When the U.S. entered World War I, many African Americans believed that entering the armed forces would help eliminate racial discrimination throughout the United States. Many felt it was "a God-sent blessing" so they could prove they deserved respect from white Americans through service in the armed forces. Through the efforts of the Central Committee of Negro College Men and President Wilson, a special training camp to train black officers for the proposed black regiments was established.[15]

World War I[edit]

Formation[edit]

The 369th Infantry Regiment was constituted on 2 June 1913 in the New York Army National Guard as the 15th New York Infantry Regiment. The 369th Infantry was organized on 29 June 1916 at New York City.[16]

The infantry was called into Federal service on 25 July 1917 at Camp Whitman, New York. While at Camp Whitman, the 369th Infantry learned basic military practices. After their training at Camp Whitman, the 369th was called into active duty in New York. While in New York, the 369th's three battalions were spread throughout New York where they guarded rail lines, construction sites and other camps.

Then on 8 October 1917 the Regiment traveled to Camp Wadsworth in Spartanburg, South Carolina, where they received training in actual combat. Camp Wadsworth was set up similar to the French battlefields.[1] While at Camp Wadsworth they experienced significant racism from the local communities and from other units. There was one incident in which two soldiers from the 15th Regiment, Lieutenant James Reese Europe and Noble Sissle, were refused by the owner of a hotel shop when they attempted to buy a newspaper. Several soldiers from the white 27th Division, a New York National Guard organization, came to stand with and support their fellow New York soldiers. Lieutenant Europe, however, directed them to leave before violence erupted.[17] There were many other shops that refused to sell goods to the members of the 15th Regiment, so members of the 27th Division told the shop owners that if they did not serve black soldiers that they can close their stores and leave town. The white soldiers then stated "They're our buddies. And we won't buy from men who treat them unfairly."[18]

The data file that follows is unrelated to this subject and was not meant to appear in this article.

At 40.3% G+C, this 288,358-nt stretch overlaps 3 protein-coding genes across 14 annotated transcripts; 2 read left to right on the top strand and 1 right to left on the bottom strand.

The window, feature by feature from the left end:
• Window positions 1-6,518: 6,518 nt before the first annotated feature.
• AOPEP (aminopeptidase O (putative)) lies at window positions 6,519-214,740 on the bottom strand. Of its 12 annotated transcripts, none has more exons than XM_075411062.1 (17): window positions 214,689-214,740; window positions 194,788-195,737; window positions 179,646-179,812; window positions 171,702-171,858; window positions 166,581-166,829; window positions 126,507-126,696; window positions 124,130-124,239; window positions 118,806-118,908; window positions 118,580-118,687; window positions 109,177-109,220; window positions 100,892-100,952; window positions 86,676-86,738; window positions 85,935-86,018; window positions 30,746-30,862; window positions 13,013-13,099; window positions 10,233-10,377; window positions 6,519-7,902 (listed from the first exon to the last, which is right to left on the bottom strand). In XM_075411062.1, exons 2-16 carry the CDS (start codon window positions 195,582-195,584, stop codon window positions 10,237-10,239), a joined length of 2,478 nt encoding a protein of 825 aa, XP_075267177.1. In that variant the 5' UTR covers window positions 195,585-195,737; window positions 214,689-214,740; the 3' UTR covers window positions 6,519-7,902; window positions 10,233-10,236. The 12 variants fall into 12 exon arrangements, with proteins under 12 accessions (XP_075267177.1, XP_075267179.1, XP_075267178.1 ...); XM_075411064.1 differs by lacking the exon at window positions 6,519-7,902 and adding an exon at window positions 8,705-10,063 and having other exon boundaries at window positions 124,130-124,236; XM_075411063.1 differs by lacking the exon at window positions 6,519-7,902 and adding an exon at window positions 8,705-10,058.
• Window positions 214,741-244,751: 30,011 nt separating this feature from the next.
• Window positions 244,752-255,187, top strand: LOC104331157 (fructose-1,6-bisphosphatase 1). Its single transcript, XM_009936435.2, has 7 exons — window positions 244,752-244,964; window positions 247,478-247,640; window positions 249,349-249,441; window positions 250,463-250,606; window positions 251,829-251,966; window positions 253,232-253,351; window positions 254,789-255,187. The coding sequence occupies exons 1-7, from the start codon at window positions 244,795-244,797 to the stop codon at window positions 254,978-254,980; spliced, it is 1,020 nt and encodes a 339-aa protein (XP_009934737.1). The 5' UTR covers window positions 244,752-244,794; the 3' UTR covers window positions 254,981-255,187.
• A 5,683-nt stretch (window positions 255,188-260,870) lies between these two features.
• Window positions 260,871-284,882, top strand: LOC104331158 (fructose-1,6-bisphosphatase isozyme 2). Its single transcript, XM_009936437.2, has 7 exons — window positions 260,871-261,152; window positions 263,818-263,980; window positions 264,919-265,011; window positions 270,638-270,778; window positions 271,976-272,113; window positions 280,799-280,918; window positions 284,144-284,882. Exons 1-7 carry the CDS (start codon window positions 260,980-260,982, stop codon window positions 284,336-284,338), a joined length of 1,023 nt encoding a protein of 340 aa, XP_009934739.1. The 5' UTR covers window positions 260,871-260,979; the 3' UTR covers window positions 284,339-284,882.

The 15th Infantry Regiment NYARNG was assigned on 1 December 1917 to the 185th Infantry Brigade. It was commanded by Col. William Hayward, a member of the Union League Club of New York, which sponsored the 369th in the tradition of the 20th U.S. Colored Infantry, which the club had sponsored in the U.S. Civil War. The 15th Infantry Regiment shipped out from the New York Port of Embarkation on 27 December 1917, and joined its brigade upon arrival in France. Despite its designation and training as an infantry regiment, the unit was relegated to labor service duties in France instead of being assigned a combat mission.

The 15th Infantry Regiment, NYARNG was reorganized and re-designated on 1 March 1918 as the 369th Infantry Regiment, but the unit continued labor service duties while it awaited a decision as to its future.

Assignment to French Army 1918[edit]

15th Infantry in France, wearing French helmets

The U.S. Army decided on 8 April 1918 to assign the unit to the French Army for the duration of American participation in the war because many white American soldiers refused to perform combat duty with African-Americans.[19] The men were issued French weapons,[20] helmets, belts, and pouches, although they continued to wear their U.S. uniforms. While in the United States, the 369th Regiment was subjected to intense racial discrimination, and its members looked down upon. French Colonel J.L.A. Linard[21] of the American Expeditionary Forces headquarters was persuaded to write the notorious pamphlet Secret Information Concerning Black American Troops, which "warned" French civilian authorities of the alleged inferior nature and supposed racist tendencies of African Americans.[22]